Concert Review: PRhyme (Royce Da 5’9″ & DJ Premier) at Tattoo in Toronto


After forming a group and releasing one of the best Hip-Hop albums of 2014 just a couple months ago, Royce Da 5’9″ and DJ Premier have gone on tour together to promote their PRhyme album.  While this is their first album working together as PRhyme, Royce and Premo are both legends in this genre, each having been releasing music for over 15 and 25 years respectively.  DJ Premier is often regarded as one of the greatest Hip-Hop producers of all time, who made his name as part of the group Gang Starr through the 1980’s and 90’s, and also produced tracks for Nas, Jay-Z, The Notorious B.I.G., Apathy, Vinnie Paz, Joey Bada$$ and Royce himself, to name a few.  Royce Da 5’9″ however, is one of my personal favourite MCs.

Royce’s style, attitude, values and sense of humour make him very relatable, and his sharp rhymes and clever punchlines make him likeable for any true Hip-Hop fan.  He has a strong solo discography, and has also released projects with Eminem as Bad Meets Evil, with Joe Budden, Joell Ortiz and Crooked I as Slaughterhouse, and now with DJ Premier as PRhyme.  While I’ve been trying to see Royce in concert for years, I did get to see DJ Premier perform as a guest during Nas’ headlining Illmatic set at the 2011 Rock The Bells festival in New York.  Slaughterhouse also performed at that same festival, but I was only able to catch the last 30 seconds of their set.  They were also supposed to perform here at this same venue about a year ago, but cancelled the entire tour to continue to record new music.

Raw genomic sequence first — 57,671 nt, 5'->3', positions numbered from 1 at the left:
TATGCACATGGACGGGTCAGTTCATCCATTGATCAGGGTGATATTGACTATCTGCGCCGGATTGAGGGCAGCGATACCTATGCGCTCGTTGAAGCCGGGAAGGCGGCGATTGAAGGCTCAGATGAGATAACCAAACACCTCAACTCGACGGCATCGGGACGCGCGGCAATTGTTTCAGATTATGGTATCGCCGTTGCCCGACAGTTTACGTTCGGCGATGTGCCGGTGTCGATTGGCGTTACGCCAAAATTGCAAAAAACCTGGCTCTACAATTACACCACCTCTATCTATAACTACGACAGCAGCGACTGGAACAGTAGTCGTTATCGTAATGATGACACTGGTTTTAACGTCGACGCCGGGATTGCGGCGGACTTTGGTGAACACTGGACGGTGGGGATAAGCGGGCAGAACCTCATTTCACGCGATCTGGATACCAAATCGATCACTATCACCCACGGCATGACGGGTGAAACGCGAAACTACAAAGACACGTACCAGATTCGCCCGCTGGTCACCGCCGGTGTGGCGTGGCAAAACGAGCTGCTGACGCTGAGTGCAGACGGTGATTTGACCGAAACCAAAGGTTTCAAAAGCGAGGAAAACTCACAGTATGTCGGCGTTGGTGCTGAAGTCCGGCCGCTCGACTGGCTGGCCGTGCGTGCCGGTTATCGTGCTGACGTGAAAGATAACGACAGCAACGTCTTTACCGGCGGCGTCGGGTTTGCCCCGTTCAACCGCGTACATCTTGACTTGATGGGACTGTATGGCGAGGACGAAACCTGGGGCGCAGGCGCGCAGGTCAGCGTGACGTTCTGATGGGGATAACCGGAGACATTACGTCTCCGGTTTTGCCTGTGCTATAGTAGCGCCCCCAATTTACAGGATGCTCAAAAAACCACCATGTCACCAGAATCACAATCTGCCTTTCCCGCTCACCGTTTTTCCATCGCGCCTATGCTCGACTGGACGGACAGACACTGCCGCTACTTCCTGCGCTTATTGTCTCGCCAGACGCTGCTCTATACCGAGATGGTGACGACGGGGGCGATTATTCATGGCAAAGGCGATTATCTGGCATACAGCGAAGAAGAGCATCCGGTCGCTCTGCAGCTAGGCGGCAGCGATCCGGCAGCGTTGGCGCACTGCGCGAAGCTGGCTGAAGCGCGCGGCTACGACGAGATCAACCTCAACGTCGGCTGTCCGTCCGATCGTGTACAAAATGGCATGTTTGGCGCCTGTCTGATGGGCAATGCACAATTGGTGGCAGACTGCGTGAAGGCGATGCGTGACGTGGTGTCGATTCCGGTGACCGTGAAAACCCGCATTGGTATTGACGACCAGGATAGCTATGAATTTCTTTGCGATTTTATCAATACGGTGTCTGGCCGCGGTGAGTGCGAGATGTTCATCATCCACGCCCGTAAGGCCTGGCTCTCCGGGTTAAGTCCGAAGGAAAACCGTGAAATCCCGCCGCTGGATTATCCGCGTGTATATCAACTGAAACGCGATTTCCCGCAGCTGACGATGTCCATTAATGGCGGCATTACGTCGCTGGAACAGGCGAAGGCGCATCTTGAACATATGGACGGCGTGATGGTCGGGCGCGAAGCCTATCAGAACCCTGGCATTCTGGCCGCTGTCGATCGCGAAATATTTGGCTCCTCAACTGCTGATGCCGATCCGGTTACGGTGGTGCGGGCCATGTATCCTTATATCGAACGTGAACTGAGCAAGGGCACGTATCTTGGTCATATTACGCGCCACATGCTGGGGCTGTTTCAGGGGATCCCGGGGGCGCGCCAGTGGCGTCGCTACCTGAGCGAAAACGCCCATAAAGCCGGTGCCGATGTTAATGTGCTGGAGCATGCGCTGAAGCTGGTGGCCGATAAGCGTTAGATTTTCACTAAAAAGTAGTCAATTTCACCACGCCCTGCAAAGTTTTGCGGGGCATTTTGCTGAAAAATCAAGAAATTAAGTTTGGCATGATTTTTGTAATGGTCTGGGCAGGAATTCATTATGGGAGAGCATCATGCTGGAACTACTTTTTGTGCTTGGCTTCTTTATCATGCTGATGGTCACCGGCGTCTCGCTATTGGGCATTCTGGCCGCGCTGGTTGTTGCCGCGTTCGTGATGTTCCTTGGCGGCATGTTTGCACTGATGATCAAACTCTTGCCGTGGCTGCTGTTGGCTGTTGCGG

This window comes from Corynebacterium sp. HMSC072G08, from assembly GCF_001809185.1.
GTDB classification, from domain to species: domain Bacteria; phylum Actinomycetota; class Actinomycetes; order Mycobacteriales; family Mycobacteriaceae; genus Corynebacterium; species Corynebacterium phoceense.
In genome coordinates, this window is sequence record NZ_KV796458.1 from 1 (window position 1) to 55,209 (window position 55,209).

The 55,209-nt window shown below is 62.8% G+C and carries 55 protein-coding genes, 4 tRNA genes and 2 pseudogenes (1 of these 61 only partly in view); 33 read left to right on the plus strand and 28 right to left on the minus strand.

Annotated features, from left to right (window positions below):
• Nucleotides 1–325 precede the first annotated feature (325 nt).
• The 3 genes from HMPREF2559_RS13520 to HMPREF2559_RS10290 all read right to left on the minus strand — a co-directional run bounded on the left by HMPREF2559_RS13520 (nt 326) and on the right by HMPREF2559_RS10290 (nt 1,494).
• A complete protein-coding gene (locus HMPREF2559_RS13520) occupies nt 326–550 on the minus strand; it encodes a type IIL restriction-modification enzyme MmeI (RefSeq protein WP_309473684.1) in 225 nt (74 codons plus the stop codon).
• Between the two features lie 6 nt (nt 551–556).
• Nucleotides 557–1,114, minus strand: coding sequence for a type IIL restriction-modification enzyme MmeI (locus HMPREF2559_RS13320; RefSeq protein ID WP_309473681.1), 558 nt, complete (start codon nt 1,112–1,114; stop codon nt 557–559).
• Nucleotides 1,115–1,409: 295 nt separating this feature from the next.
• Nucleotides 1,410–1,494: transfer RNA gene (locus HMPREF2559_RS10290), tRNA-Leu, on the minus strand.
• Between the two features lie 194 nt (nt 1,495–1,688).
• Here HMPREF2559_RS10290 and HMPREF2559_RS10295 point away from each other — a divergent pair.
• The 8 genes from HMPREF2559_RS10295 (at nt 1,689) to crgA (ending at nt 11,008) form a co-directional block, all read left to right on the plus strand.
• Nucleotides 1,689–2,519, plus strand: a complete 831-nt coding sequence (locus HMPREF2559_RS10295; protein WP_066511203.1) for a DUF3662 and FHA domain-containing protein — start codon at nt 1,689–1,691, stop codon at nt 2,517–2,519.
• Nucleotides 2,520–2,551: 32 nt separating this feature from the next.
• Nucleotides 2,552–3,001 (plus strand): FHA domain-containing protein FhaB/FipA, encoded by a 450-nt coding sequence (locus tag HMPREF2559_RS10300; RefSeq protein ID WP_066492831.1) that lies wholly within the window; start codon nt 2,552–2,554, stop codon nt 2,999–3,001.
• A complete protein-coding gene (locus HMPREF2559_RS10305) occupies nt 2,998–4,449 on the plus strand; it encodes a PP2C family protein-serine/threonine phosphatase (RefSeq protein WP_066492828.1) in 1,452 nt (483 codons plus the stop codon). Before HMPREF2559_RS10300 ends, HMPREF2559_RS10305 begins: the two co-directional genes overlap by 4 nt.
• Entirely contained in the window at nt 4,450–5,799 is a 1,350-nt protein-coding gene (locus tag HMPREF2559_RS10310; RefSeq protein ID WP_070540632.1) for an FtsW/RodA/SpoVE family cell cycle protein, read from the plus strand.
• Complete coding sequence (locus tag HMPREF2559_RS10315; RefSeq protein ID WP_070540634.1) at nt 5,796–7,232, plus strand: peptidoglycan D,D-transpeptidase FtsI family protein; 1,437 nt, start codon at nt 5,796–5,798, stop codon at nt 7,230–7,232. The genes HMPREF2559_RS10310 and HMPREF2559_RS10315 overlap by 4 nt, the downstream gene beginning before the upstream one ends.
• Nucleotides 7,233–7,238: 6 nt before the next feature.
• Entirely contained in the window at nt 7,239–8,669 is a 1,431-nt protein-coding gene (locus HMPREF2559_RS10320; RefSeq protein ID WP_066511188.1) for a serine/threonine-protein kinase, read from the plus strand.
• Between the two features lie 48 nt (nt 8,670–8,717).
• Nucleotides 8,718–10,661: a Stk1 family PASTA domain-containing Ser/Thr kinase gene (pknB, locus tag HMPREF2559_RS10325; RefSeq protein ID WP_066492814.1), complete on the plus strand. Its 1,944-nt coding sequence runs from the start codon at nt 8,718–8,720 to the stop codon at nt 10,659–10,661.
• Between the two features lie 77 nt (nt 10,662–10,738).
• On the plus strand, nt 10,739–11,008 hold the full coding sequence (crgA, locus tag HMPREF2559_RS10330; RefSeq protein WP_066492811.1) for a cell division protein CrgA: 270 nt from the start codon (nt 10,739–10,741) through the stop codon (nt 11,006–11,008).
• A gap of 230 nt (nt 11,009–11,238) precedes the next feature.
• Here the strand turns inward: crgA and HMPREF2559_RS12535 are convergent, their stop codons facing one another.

Tattoo is a small nightclub in downtown Toronto, and the only other time I was here was to see a DJ set by Questlove last summer.  The last time I was here, I remember it being so packed that it was hard to move, and I was hoping that even though the tickets for this show were sold out, they didn’t over-sell the venue again.  When I got to the venue though, it was evident that they over-packed it; the line to get inside stretched over a block away and it took over half an hour of standing in the cold to get into Tattoo.


By the time we got inside, the local openers Notes To Self were already on stage, and they were gone by the time we worked our way through the crowd to get to the bar.  After we warmed up with an ice-cold beer, the main opener Your Old Droog got on stage.  Droog is a new artist on the Hip-Hop scene, originally gaining popularity last year because people thought his songs were by Nas using a different name, until he revealed himself to be a Ukrainian-American man from Brooklyn, New York.  While his voice can sound similar to Nas at times, his style, energy and stage presence makes him stand out.

Your Old Droog performed songs off his new Kinison EP, which I haven’t had the chance to hear yet, and tracks off of the original Your Old Droog EP including “You Know What Time It Is” and “Bad To The Bone”.  Unlike Nas (at least the Nas in this decade), Droog spits pretty much every word in his verses, and delivers crisp vocals so even the uninitiated can pick up his lyrics.  He also has simple enough hooks for the crowd to chant along with.  After a solid half-hour set, Your Old Droog left the stage, and about another half-hour later it was PRhyme time.


DJ Premier came out first and got the crowd hyped up before Royce came out to one of their classic songs together, the highly appropriate “Hip Hop”.  Next, they immediately dove into the title track off of their PRhyme album, with Royce spitting all three verses.  They continued with an unreleased song that may be on the upcoming deluxe edition of PRhyme called “Shot In The Heart”, before getting back into more songs off the new album including “U Looz” and “Courtesy”. Next, DJ Premier did some scratches to remake the hook from “Y’all Ready Know” off of the new Shady XV compilation album, which turned into a Slaughterhouse segment.